New York is resilient, agreed panelists at a forum on the aftermath of Hurricane Sandy last week. But is it resilient enough?
Assessing the storm’s impact on the real estate market, developer Steve Witcoff focused on the continued demand for residential space downtown, and predicted that the storm would have little effect on property values. But Scott Rechler, of RXR Realty, pointed to troubling signs on the commercial side.
Some tenants in hard-hit downtown buildings are hesitant to move, he said, and at least one landlord, at 110 Wall Street, has canceled leases in the wake of the storm.
“You now have a sort of Zone A submarket. It’s going to be hard to value those properties effectively,” Rechler said. Institutional capital is out of the mix, he said, which “may create some inefficiency in the market.”
The panelists also differed on how the city should prepare for future disasters.
Sea walls were the answer favored by Joe Sitt of Thor Equities, a major landlord in hard-hit Coney Island. “I think people still underestimate the ramifications of this storm,” he said, pointing out that 8,000 New Yorkers were still without power two months after the storm had passed.
Other cities, from London to Buenos Aries to Shanghai, have invested heavily in infrastructure to protect against rising water levels, according to Sitt. “Venice [in Italy] spent five and a half billion dollars to try to address it,” he said.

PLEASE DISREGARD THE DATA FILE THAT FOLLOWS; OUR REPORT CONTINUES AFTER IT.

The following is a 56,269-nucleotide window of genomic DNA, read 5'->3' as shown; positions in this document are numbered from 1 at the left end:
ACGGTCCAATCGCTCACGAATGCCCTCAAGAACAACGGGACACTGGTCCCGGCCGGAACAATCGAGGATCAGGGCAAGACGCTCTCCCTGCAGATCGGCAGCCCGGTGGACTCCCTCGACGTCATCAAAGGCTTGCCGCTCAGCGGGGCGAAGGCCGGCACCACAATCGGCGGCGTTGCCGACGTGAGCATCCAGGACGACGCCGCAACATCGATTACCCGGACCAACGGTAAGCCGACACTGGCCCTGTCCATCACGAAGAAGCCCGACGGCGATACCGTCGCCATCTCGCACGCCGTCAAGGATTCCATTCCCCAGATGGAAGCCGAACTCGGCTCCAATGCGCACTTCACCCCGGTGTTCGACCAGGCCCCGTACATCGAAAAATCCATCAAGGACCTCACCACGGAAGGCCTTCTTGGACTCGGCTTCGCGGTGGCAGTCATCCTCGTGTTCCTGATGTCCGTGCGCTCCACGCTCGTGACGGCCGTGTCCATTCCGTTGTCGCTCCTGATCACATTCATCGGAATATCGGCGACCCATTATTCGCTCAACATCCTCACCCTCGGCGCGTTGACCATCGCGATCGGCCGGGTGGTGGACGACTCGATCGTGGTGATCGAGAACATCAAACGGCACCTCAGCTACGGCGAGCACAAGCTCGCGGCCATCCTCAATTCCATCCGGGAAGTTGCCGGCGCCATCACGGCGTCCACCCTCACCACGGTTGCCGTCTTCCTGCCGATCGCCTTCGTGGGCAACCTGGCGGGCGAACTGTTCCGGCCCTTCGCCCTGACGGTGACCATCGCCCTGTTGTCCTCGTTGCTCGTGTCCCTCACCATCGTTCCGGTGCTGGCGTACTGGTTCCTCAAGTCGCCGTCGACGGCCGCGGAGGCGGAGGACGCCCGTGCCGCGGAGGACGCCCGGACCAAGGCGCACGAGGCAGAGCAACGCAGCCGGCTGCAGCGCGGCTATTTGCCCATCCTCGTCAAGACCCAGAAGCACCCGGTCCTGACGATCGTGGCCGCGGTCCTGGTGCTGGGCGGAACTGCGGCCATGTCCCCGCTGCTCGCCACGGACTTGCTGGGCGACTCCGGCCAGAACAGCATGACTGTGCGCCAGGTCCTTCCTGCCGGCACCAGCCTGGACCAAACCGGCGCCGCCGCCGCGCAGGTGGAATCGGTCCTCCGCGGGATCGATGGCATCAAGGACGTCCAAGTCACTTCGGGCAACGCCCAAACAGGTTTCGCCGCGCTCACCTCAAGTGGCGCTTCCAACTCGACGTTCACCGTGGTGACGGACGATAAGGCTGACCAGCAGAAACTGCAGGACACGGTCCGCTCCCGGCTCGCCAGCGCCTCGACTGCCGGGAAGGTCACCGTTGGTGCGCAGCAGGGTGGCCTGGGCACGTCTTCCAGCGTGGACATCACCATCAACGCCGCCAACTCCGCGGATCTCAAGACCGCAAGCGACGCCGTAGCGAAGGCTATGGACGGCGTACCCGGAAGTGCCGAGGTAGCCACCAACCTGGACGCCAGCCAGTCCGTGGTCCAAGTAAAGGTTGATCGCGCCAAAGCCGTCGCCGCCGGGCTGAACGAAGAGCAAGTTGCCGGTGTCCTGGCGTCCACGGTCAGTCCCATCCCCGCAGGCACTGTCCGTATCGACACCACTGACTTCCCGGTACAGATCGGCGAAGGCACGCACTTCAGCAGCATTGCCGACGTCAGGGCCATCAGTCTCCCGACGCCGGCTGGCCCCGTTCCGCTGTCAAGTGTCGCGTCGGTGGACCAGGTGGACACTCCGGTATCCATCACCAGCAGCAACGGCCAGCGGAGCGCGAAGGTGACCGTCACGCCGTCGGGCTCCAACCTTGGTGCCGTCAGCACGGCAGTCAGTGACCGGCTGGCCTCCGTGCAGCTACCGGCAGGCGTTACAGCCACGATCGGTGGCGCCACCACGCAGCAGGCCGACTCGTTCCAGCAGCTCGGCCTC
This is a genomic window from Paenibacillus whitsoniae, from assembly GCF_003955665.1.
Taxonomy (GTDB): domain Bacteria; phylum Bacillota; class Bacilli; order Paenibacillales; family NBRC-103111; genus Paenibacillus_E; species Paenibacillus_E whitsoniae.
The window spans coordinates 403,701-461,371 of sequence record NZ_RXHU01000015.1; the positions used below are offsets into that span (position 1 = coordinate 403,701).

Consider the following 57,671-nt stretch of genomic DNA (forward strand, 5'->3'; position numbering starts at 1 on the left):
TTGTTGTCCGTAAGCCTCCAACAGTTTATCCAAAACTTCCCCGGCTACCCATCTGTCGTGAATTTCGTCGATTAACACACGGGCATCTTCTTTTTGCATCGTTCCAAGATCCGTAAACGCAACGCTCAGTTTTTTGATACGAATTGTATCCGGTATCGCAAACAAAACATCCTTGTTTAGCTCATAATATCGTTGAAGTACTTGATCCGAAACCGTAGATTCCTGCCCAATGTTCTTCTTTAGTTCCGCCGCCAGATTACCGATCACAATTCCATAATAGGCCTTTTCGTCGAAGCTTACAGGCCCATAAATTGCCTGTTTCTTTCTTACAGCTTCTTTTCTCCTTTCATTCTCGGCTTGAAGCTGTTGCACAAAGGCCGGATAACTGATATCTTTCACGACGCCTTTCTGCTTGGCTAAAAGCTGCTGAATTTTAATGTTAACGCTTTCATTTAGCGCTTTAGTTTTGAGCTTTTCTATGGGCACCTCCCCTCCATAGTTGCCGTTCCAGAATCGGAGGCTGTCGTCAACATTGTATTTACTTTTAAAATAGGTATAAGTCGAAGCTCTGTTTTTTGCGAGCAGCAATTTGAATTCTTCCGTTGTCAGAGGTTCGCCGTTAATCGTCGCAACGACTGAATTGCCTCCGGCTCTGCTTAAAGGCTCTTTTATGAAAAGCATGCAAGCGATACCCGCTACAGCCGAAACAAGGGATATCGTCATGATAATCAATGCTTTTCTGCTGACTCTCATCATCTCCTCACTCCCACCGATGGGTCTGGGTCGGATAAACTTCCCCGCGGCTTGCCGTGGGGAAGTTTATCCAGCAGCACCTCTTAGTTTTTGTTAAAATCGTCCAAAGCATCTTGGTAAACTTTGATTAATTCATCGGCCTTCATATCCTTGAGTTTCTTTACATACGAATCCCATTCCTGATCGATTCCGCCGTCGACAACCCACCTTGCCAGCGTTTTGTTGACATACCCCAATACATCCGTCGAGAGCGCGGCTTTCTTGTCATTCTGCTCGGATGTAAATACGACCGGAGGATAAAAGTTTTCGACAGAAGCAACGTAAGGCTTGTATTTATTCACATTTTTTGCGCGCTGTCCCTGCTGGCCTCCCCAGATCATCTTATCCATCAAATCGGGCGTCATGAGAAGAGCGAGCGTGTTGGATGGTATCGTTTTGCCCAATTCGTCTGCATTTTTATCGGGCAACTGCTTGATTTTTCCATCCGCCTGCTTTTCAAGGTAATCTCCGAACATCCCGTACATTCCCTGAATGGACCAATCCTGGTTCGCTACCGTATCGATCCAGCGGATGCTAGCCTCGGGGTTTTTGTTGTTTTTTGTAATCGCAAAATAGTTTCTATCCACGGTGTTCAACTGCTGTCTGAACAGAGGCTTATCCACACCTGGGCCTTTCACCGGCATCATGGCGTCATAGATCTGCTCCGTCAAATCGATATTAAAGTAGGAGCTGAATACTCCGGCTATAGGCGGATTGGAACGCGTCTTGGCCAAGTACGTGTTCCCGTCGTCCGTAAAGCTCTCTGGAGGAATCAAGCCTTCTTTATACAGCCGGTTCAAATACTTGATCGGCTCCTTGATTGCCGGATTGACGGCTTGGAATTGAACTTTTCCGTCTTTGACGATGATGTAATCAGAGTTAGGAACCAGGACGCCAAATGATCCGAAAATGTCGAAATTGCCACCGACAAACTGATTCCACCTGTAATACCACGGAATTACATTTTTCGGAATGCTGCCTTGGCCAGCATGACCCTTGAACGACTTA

Rechler, who also serves as vice chairman of the Board of Commissioners of the Port Authority, focused on the need to improve the city’s infrastructure, not just for future storms, but for any kind of disaster — from an earthquake to a cyber-attack.
“The next one could be horrific, but it’s not going to be Sandy,” he said.
Witkoff, however, questioned the likelihood that anything like the storm would happen again soon. “The last storm we had of this magnitude was in 1938,” he said.
But on one thing, the three real estate titans agreed: the president’s $60 billion relief funding bill for New York, New Jersey and Connecticut deserves national support.
Even the panel moderator, former New York Governor David Patterson, chimed in, noting that New York pays more in taxes than it receives in federal spending, and warning against hypocrisy on the part of lawmakers from other states that have received disaster relief funding in the past.
“New York really is all of America’s gateway,” Sitt said, in an eloquent plea. “Rather than looking at New York as some big, fat cat city, look at us as the feeder for the rest of the country.”